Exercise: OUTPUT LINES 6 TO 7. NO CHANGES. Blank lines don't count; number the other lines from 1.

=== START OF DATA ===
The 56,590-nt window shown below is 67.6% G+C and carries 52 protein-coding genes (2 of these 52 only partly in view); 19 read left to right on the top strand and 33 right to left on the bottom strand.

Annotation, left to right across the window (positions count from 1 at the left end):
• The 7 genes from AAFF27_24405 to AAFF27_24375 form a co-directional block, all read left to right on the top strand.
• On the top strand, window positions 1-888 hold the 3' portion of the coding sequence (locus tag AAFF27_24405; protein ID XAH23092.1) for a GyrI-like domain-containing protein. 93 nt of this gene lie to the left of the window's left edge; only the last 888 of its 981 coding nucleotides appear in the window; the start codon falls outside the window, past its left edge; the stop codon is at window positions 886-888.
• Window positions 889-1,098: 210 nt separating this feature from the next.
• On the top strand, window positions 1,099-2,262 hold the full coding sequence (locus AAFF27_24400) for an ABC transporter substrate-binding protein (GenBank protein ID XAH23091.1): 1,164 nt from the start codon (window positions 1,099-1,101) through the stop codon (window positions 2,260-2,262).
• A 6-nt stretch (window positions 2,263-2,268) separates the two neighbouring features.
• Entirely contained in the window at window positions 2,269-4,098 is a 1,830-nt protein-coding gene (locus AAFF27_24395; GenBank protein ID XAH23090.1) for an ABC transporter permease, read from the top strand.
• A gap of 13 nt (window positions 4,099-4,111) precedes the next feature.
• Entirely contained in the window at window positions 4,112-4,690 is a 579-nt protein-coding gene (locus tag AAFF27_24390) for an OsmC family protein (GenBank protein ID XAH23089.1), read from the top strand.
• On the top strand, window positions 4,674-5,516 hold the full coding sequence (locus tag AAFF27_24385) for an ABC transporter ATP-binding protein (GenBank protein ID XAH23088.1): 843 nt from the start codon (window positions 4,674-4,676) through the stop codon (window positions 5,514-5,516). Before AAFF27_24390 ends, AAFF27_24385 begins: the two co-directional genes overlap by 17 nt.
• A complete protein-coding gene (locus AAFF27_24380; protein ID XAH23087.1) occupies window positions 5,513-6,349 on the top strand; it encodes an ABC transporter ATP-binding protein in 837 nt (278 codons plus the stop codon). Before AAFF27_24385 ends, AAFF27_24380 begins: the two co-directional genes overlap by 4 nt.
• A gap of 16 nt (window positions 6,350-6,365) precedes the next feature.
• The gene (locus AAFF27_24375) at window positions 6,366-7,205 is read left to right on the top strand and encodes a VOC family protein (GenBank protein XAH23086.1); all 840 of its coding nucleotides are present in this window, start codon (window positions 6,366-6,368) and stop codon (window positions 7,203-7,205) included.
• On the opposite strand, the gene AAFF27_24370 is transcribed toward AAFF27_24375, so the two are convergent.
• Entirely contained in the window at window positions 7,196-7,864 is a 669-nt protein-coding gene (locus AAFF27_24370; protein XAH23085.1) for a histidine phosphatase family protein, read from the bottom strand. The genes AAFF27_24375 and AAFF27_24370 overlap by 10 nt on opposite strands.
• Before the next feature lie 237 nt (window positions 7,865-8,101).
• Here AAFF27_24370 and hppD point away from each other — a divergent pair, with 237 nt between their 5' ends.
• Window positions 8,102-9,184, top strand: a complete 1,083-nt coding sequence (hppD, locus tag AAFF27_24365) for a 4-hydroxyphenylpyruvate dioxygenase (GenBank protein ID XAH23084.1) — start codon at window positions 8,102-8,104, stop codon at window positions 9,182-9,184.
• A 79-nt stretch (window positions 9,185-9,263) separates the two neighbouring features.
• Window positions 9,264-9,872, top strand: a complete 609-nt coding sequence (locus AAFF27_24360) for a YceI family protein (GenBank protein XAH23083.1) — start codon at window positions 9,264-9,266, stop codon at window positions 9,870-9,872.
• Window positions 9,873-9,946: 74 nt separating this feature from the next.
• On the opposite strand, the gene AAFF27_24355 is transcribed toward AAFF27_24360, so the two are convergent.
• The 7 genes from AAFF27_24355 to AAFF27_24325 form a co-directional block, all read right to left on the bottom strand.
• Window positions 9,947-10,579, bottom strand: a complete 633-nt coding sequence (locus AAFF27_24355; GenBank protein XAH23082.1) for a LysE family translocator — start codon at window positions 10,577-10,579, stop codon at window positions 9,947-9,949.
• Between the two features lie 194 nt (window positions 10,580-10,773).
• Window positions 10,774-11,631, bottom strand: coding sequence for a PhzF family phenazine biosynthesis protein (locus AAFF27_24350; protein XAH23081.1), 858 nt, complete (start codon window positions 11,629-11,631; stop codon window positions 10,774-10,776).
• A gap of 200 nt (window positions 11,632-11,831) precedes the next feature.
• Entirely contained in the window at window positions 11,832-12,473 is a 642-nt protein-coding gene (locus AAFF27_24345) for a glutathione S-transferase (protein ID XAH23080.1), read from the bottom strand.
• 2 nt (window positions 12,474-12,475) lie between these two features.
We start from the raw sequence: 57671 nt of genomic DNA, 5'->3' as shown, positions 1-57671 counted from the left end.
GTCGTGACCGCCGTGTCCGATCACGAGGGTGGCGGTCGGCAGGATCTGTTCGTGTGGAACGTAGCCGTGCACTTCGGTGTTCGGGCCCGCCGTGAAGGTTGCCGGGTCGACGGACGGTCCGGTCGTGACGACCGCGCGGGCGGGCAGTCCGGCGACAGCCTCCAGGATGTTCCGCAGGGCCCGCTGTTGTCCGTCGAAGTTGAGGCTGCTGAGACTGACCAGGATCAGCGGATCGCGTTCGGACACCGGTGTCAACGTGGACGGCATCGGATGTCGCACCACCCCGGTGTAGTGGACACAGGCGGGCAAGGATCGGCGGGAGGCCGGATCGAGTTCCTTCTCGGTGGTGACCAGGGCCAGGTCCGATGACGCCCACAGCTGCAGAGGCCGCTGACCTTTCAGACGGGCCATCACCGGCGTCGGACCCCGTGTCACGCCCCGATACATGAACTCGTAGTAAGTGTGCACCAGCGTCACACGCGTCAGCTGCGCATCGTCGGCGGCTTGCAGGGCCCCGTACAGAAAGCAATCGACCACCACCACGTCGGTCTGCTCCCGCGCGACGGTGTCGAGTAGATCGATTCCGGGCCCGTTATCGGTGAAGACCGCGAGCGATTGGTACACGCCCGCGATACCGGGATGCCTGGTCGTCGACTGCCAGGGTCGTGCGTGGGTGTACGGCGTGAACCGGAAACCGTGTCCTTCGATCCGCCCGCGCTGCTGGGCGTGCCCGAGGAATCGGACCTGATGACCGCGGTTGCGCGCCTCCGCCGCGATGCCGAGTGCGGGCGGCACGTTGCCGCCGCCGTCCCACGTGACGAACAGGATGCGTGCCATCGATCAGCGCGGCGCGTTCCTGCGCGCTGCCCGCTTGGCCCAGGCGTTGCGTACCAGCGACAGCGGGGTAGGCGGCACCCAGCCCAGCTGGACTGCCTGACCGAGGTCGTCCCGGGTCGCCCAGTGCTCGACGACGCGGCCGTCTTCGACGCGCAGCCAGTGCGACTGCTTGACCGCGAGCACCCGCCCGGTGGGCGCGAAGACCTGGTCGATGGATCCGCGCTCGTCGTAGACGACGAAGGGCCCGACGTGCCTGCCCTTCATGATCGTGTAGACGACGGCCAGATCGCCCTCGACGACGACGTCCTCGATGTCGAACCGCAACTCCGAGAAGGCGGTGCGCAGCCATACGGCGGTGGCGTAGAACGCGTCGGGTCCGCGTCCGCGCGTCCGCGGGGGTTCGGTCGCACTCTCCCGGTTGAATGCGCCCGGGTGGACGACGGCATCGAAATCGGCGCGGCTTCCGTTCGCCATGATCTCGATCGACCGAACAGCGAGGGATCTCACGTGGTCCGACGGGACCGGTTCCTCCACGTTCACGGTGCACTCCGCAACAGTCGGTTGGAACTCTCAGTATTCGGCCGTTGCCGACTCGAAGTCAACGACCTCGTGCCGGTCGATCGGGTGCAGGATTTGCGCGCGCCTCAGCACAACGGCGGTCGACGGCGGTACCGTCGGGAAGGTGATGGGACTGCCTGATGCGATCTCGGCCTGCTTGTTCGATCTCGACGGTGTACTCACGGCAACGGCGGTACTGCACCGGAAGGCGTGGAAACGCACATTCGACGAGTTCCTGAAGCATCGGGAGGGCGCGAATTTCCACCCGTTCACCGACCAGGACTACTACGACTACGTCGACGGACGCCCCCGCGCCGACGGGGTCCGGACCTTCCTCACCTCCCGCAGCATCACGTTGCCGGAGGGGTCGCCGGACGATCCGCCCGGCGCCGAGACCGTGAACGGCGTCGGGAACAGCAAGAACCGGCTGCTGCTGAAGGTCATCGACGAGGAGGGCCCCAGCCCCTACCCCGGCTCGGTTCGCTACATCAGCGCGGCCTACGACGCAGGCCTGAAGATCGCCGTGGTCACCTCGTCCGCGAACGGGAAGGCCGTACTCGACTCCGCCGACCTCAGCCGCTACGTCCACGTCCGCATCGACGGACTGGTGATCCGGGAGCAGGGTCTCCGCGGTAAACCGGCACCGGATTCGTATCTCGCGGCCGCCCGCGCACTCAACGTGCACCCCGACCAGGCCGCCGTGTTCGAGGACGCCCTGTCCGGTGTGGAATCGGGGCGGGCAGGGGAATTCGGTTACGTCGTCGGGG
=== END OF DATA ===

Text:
• On the top strand, window positions 1,099-2,262 hold the full coding sequence (locus AAFF27_24400) for an ABC transporter substrate-binding protein (GenBank protein ID XAH23091.1): 1,164 nt from the start codon (window positions 1,099-1,101) through the stop codon (window positions 2,260-2,262).
• A 6-nt stretch (window positions 2,263-2,268) separates the two neighbouring features.